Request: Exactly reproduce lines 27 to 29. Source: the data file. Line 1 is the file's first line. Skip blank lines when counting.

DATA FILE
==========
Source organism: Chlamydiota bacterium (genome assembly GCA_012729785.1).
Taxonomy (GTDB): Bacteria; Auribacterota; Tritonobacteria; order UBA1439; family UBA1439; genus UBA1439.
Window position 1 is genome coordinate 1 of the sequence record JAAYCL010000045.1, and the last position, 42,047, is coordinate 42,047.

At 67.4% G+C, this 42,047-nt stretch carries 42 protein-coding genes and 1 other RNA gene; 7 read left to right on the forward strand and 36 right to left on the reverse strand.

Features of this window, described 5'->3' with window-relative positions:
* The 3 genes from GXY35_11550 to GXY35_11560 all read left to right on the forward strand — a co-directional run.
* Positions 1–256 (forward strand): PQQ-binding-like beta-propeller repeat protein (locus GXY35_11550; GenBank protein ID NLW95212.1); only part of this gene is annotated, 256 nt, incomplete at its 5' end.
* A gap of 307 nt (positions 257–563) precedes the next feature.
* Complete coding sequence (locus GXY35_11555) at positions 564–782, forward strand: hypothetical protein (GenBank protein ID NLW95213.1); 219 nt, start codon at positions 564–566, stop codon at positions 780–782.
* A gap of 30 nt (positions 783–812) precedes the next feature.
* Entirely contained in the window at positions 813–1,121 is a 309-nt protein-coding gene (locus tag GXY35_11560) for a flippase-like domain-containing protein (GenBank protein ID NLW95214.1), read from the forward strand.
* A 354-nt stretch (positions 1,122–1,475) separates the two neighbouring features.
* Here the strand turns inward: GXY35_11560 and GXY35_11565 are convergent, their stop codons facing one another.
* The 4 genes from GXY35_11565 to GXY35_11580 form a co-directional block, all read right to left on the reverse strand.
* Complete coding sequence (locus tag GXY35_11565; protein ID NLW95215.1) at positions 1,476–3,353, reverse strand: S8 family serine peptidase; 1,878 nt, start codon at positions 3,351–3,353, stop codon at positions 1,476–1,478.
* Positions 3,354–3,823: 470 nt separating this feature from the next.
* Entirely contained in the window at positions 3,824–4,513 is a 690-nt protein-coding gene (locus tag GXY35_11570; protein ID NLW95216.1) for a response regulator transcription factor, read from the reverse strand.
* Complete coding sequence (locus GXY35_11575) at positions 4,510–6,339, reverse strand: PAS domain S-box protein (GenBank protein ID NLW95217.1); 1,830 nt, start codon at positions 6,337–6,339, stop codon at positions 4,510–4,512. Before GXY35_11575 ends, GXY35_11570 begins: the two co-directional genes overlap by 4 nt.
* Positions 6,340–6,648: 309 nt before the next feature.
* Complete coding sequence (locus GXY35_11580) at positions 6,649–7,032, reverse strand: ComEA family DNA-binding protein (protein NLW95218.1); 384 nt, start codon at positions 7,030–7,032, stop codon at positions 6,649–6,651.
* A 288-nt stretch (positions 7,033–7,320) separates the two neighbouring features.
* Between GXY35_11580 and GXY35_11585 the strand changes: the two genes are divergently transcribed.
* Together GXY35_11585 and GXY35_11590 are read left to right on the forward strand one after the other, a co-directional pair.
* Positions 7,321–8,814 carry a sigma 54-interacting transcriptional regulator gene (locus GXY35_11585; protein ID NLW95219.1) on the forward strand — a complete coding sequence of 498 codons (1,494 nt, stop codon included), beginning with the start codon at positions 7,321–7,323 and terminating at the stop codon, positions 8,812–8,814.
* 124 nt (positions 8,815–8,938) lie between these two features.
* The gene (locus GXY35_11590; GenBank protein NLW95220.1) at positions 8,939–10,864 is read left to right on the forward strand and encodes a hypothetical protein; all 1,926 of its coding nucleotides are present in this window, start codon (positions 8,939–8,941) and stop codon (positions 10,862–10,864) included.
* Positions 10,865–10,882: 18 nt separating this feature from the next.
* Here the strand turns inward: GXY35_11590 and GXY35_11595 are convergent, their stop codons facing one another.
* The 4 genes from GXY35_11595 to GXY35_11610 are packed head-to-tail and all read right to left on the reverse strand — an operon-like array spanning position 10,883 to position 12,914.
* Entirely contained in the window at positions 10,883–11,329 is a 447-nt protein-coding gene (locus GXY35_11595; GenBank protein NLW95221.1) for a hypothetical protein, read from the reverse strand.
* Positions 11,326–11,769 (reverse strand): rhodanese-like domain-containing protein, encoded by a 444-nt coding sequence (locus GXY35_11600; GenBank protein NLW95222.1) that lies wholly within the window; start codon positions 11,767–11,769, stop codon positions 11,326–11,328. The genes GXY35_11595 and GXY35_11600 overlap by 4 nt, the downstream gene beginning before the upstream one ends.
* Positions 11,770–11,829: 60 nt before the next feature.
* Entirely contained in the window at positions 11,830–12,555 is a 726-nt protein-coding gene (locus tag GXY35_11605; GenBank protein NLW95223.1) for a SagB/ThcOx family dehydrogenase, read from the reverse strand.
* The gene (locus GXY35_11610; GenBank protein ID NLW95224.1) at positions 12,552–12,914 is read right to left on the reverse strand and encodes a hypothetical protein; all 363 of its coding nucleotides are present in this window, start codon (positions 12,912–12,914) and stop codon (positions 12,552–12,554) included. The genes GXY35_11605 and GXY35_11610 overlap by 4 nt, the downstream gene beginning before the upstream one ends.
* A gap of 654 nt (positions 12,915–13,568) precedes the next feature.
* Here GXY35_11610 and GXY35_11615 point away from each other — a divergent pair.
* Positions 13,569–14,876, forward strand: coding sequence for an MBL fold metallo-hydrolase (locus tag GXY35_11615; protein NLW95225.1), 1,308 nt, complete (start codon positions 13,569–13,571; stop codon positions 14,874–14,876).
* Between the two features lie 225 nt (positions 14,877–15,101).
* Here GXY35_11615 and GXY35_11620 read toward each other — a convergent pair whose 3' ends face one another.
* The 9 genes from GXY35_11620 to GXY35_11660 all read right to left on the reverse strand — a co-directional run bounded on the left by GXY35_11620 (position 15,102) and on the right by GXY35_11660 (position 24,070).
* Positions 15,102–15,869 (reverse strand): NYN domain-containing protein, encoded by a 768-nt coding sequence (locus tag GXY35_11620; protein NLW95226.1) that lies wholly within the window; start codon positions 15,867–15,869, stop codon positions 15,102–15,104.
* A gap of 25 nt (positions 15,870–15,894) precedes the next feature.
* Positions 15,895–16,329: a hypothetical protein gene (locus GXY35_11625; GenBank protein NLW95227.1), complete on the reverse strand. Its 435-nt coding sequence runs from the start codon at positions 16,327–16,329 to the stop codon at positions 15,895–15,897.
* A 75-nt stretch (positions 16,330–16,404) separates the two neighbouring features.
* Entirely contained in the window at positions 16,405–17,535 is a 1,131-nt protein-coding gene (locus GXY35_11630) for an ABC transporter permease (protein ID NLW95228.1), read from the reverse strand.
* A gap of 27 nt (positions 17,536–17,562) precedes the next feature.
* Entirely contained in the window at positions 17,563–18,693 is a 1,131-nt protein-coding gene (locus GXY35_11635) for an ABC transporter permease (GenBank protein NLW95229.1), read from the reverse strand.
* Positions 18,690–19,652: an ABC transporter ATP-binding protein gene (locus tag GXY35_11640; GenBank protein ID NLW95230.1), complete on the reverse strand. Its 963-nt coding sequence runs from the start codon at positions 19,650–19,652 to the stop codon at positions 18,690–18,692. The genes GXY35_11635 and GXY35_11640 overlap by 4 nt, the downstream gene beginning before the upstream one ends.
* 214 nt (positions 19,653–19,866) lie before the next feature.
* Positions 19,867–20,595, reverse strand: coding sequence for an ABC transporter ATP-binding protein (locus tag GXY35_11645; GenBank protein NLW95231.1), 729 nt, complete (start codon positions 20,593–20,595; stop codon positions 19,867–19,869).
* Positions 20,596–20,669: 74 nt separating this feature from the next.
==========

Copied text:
* Positions 10,865–10,882: 18 nt separating this feature from the next.
* Here the strand turns inward: GXY35_11590 and GXY35_11595 are convergent, their stop codons facing one another.
* The 4 genes from GXY35_11595 to GXY35_11610 are packed head-to-tail and all read right to left on the reverse strand — an operon-like array spanning position 10,883 to position 12,914.